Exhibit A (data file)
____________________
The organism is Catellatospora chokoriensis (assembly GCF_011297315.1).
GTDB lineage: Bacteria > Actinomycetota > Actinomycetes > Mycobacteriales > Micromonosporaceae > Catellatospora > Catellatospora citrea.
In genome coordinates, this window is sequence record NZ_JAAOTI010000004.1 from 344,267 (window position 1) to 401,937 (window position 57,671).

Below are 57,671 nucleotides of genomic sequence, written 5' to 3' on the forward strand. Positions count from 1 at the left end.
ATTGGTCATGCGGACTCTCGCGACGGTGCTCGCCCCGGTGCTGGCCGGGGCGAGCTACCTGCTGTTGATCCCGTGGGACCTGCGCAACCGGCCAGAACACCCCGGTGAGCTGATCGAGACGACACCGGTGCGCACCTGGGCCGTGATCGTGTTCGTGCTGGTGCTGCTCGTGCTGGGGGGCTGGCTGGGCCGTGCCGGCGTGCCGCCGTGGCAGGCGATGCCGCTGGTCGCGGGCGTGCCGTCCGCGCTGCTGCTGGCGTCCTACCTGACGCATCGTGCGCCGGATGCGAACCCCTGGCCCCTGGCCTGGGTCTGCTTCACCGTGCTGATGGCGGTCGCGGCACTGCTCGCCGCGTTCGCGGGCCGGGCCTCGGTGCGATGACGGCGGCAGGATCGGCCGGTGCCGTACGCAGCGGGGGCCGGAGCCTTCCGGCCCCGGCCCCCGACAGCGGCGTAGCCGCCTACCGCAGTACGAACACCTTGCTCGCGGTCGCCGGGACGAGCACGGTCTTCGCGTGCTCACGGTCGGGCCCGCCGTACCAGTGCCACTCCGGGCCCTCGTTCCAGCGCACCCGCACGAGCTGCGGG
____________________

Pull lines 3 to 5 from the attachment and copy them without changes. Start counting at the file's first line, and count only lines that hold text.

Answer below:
In genome coordinates, this window is sequence record NZ_JAAOTI010000004.1 from 344,267 (window position 1) to 401,937 (window position 57,671).

Below are 57,671 nucleotides of genomic sequence, written 5' to 3' on the forward strand. Positions count from 1 at the left end.
ATTGGTCATGCGGACTCTCGCGACGGTGCTCGCCCCGGTGCTGGCCGGGGCGAGCTACCTGCTGTTGATCCCGTGGGACCTGCGCAACCGGCCAGAACACCCCGGTGAGCTGATCGAGACGACACCGGTGCGCACCTGGGCCGTGATCGTGTTCGTGCTGGTGCTGCTCGTGCTGGGGGGCTGGCTGGGCCGTGCCGGCGTGCCGCCGTGGCAGGCGATGCCGCTGGTCGCGGGCGTGCCGTCCGCGCTGCTGCTGGCGTCCTACCTGACGCATCGTGCGCCGGATGCGAACCCCTGGCCCCTGGCCTGGGTCTGCTTCACCGTGCTGATGGCGGTCGCGGCACTGCTCGCCGCGTTCGCGGGCCGGGCCTCGGTGCGATGACGGCGGCAGGATCGGCCGGTGCCGTACGCAGCGGGGGCCGGAGCCTTCCGGCCCCGGCCCCCGACAGCGGCGTAGCCGCCTACCGCAGTACGAACACCTTGCTCGCGGTCGCCGGGACGAGCACGGTCTTCGCGTGCTCACGGTCGGGCCCGCCGTACCAGTGCCACTCCGGGCCCTCGTTCCAGCGCACCCGCACGAGCTGCGGG